Cover image for Boston riots : three centuries of social violence
Title:
Boston riots : three centuries of social violence
Author:
Tager, Jack.
Personal Author:
Publication Information:
Boston : Northeastern University Press, [2001]

©2001
Physical Description:
xi, 289 pages : illustrations ; 24 cm
Language:
English
ISBN:
9781555534615

9781555534608
Format :
Book

Available:*

Library
Call Number
Material Type
Home Location
Status
Central Library HV6483.B6 T34 2001 Adult Non-Fiction Non-Fiction Area
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Summary

Summary

FROM THE FOOD UPRISINGS in the early 1700s to the notorious antibusing riots in the mid-1970s, incidents of communal social violence have played a significant role in Boston's history. The remarkable story of Boston's violent past is now told for the first time in this thorough exploration of the more than 100 riots that occurred in the city over a span of nearly three centuries. Drawing on exhaustive research in newspaper archives, Jack Tager revisits both well- and lesser-known episodes, including the grain, impressment, brothel, and Pope Day riots of the eighteenth century; the anti-Catholic, abolition, and draft riots of the nineteenth century; and the Kosher meat, police strike, ghetto, and busing riots of the twentieth century. Tager identifies the protagonists, highlights their motives and demands, and seeks to determine whether they realized their goals. He also examines how victims suffered at the hands of their fellow citizens, shows how law enforcement responded to the riots, and considers the complex social interactions and tensions that contributed to the uprisings. He finds that most incidents of violent civil disorder were initiated by the powerless lower classes who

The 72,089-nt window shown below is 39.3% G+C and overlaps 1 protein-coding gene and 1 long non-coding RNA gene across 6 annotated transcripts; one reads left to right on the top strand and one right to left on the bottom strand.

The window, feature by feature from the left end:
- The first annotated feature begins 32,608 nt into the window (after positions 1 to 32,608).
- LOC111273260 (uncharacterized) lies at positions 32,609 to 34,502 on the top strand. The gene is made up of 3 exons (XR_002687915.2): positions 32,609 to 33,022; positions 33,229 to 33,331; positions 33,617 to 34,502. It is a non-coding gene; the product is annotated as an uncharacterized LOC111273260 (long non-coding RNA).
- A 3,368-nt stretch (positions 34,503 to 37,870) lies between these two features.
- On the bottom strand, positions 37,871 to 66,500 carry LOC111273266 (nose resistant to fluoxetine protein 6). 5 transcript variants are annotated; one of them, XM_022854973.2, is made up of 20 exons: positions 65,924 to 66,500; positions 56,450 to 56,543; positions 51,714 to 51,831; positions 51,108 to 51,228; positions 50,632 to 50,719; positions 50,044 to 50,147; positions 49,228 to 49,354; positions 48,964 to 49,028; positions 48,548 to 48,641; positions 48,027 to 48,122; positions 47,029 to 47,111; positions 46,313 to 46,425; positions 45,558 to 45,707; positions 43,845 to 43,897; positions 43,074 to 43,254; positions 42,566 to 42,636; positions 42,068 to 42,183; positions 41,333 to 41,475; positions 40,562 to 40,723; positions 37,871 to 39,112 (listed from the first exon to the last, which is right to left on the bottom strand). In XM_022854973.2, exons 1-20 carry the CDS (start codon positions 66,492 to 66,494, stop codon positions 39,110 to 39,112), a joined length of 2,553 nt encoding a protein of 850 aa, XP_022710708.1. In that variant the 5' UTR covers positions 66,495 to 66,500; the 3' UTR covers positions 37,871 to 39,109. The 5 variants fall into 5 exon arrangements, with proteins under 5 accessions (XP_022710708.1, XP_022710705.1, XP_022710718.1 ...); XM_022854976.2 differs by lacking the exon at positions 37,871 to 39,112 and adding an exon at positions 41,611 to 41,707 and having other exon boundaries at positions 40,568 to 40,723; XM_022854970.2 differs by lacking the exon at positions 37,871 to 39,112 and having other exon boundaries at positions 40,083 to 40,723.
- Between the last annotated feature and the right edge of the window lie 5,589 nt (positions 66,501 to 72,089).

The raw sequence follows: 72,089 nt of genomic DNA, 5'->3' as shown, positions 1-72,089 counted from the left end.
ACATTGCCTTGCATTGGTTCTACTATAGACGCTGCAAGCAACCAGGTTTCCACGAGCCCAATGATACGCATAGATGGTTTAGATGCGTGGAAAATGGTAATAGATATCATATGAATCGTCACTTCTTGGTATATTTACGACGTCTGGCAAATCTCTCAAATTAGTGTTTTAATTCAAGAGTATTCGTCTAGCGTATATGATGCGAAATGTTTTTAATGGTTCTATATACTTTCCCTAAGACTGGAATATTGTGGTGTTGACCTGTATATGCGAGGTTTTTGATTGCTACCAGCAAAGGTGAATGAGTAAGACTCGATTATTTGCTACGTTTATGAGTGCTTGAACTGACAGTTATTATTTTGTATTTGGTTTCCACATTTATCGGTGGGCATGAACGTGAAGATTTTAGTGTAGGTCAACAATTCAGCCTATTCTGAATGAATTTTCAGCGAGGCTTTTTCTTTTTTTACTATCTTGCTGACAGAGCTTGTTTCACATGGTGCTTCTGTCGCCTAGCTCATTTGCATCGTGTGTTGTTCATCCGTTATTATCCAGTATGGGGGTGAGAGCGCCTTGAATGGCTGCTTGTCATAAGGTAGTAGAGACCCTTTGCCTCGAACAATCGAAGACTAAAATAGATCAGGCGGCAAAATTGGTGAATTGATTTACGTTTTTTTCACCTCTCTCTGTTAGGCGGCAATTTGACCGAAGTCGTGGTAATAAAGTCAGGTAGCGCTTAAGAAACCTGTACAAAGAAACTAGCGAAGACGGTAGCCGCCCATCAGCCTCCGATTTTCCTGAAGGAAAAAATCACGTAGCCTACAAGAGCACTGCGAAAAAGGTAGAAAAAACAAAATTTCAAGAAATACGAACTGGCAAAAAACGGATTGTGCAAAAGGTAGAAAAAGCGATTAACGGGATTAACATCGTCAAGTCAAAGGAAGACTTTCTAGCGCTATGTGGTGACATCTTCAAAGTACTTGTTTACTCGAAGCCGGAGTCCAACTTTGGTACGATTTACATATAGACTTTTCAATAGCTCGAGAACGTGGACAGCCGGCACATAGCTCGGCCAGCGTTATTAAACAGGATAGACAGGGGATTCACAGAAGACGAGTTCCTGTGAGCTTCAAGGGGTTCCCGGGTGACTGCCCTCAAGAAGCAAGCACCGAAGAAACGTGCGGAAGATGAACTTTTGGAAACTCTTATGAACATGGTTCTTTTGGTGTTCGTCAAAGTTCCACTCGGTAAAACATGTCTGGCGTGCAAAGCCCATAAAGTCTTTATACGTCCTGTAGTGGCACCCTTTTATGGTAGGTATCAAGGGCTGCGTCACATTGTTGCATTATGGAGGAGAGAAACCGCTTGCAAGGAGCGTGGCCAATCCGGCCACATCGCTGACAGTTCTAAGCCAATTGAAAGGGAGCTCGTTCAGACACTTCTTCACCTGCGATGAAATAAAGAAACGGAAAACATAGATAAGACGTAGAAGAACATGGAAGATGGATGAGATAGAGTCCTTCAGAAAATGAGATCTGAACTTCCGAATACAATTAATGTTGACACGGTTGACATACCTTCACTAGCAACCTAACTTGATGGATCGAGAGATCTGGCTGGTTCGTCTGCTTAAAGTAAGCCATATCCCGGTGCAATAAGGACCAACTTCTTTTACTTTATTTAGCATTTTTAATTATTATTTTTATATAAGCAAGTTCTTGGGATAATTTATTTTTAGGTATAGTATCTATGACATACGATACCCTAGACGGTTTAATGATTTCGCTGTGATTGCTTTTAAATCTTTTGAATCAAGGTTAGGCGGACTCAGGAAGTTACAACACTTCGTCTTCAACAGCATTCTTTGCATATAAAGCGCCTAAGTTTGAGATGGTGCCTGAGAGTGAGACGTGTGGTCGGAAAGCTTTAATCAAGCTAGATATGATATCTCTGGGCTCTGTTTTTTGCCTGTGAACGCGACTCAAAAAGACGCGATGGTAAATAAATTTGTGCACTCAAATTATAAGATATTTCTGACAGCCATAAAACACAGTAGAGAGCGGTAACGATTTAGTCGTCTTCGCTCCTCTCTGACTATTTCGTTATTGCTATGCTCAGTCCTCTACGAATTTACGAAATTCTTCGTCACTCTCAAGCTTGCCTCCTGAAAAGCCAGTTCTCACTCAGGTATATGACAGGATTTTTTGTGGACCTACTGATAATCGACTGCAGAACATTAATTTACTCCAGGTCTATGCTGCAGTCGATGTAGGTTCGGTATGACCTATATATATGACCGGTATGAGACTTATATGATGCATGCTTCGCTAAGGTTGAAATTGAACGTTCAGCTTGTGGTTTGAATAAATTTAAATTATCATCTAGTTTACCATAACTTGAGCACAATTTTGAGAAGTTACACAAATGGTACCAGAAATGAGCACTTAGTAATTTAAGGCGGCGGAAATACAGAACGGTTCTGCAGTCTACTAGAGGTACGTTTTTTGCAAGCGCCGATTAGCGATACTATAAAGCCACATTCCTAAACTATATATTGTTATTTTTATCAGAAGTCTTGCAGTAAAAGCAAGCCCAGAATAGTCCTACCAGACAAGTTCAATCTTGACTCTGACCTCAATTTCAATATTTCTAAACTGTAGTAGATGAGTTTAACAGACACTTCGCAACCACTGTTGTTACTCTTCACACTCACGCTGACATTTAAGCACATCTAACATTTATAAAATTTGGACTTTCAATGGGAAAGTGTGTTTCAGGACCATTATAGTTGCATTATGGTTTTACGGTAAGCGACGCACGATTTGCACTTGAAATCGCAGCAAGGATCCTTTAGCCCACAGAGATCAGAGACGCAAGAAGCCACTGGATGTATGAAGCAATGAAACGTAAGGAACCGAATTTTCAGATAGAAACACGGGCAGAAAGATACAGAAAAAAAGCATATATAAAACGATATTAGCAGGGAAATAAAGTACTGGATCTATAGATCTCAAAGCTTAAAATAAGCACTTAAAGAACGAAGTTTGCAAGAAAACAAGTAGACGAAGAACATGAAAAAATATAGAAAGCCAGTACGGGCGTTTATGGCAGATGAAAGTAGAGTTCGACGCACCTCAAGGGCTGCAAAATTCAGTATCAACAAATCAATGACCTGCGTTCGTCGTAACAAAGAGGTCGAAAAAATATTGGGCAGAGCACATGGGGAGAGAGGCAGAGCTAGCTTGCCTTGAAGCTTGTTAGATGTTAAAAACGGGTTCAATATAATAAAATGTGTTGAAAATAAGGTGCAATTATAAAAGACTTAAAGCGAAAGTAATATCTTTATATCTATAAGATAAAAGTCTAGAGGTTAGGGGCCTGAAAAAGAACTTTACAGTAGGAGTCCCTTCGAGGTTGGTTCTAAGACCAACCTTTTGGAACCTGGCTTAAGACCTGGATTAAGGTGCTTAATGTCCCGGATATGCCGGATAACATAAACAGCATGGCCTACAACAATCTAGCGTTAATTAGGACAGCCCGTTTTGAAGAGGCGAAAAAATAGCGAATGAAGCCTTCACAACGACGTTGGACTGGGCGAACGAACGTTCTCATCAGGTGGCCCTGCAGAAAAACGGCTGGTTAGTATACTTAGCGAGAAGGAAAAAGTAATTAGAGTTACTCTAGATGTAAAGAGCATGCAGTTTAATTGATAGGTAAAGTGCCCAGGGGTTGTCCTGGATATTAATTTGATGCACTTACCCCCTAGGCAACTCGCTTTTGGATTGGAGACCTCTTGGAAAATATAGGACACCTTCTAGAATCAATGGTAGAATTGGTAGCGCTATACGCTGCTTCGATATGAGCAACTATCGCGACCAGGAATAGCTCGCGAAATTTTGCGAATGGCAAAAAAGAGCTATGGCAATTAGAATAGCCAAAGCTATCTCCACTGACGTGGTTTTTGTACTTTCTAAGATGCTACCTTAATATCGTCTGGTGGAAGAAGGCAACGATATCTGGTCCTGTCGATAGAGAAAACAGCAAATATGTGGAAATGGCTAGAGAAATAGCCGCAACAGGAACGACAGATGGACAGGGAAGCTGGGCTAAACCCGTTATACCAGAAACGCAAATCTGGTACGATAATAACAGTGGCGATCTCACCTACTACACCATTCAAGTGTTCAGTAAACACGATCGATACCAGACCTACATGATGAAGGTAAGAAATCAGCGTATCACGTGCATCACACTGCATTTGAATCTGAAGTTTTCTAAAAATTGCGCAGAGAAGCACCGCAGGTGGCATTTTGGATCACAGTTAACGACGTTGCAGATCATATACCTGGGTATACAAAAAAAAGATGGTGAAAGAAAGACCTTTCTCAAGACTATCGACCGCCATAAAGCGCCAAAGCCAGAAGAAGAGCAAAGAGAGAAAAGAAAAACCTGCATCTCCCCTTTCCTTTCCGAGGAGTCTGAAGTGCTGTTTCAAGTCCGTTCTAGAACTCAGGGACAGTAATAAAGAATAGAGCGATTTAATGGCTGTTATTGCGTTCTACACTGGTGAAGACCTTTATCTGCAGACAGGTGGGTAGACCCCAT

Summary